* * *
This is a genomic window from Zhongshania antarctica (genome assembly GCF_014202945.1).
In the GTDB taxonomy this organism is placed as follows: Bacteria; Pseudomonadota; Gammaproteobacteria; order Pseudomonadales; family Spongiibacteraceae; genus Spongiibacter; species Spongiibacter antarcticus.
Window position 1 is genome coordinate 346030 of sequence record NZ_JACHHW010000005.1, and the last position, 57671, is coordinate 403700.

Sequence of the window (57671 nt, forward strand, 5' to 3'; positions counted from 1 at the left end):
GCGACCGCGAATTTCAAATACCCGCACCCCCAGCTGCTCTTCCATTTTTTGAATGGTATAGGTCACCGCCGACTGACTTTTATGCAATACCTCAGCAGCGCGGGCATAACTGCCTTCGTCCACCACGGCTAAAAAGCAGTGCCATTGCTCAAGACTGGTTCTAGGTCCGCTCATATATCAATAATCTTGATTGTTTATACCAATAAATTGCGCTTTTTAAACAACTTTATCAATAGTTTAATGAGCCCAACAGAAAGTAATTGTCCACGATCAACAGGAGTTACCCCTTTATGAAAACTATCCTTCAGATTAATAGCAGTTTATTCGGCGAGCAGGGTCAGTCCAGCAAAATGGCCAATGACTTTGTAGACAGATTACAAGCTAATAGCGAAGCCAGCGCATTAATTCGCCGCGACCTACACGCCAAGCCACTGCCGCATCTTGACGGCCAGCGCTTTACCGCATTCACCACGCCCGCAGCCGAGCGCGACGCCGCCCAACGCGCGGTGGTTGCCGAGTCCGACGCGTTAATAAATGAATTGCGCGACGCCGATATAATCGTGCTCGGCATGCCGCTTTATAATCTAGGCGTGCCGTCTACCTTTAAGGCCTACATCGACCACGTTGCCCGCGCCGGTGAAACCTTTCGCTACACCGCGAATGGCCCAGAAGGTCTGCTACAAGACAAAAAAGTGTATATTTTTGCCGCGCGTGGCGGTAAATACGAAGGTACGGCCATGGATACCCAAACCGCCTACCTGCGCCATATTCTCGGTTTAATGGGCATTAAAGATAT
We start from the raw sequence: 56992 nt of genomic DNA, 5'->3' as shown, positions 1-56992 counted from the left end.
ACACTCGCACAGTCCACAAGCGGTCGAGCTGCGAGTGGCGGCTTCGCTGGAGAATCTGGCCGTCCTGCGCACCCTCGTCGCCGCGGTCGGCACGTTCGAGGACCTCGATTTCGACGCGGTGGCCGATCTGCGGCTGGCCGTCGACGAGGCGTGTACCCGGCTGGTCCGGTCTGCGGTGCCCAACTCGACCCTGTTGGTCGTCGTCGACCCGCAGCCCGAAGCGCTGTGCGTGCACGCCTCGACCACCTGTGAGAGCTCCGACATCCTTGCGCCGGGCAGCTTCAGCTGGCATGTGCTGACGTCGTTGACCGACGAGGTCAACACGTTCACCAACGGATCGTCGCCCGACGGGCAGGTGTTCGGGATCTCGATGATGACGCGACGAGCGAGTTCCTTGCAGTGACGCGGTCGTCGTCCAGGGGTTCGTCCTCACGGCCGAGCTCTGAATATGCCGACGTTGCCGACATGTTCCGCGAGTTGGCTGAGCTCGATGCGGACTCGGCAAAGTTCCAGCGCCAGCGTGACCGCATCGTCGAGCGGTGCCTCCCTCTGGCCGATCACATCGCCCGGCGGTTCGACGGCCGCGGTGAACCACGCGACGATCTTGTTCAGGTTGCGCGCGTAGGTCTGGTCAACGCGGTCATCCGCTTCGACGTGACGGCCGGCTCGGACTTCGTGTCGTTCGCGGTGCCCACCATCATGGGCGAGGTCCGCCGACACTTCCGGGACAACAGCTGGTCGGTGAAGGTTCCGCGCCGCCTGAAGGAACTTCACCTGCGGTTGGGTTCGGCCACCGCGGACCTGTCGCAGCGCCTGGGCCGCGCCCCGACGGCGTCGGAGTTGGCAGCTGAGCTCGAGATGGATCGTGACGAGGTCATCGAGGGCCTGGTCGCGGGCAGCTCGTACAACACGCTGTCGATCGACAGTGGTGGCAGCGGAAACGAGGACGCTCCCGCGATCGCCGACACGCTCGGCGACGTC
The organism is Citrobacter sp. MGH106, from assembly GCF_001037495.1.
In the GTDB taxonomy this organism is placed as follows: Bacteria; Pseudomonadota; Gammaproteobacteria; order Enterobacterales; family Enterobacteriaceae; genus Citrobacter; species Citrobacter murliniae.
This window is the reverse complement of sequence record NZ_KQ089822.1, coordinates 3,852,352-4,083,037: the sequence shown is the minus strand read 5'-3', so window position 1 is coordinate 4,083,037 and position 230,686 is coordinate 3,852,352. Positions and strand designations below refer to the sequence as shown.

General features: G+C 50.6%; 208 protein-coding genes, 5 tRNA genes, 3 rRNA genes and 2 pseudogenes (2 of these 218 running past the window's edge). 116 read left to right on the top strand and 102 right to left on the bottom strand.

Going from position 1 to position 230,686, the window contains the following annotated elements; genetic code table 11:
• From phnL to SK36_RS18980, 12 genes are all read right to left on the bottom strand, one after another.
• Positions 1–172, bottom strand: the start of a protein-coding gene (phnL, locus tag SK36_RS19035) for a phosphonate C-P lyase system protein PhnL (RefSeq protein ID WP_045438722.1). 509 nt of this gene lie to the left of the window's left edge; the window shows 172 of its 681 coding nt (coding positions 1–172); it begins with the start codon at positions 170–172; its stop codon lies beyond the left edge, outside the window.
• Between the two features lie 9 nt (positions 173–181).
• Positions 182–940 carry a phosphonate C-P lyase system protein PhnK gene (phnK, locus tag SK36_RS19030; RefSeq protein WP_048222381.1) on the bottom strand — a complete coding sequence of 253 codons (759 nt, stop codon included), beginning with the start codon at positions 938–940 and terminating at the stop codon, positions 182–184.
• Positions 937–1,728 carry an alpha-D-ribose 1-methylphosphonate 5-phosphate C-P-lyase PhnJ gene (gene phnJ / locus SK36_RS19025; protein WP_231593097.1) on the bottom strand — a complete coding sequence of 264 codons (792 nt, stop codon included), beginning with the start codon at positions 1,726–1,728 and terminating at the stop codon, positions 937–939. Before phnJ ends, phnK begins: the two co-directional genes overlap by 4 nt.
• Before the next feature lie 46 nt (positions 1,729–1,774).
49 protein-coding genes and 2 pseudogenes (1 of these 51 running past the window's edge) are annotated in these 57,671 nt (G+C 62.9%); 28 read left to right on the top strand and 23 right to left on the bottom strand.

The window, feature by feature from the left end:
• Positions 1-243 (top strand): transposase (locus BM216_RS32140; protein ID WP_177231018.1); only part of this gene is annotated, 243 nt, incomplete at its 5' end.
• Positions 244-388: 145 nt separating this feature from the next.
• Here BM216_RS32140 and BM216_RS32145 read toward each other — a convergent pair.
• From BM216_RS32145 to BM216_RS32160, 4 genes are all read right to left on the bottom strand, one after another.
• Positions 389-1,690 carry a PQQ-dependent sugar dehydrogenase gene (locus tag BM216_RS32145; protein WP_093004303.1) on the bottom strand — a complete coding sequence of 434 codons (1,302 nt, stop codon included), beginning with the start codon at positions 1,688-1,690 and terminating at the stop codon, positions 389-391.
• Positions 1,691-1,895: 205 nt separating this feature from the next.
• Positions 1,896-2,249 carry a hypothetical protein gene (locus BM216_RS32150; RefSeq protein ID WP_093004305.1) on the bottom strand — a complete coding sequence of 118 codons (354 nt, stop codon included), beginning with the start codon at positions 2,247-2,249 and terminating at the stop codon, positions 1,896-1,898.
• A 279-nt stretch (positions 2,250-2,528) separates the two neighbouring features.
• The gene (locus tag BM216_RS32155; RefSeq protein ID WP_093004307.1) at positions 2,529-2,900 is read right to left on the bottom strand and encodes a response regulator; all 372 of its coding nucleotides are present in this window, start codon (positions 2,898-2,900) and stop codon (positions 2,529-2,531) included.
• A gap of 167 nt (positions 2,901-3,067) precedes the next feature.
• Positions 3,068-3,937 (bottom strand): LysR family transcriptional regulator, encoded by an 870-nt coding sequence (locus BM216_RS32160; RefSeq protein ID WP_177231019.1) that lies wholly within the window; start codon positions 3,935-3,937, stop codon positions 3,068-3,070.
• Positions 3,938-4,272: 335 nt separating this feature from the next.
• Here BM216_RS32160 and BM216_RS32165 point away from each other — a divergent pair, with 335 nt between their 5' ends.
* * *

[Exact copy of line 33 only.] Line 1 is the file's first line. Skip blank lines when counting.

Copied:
• Here BM216_RS32160 and BM216_RS32165 point away from each other — a divergent pair, with 335 nt between their 5' ends.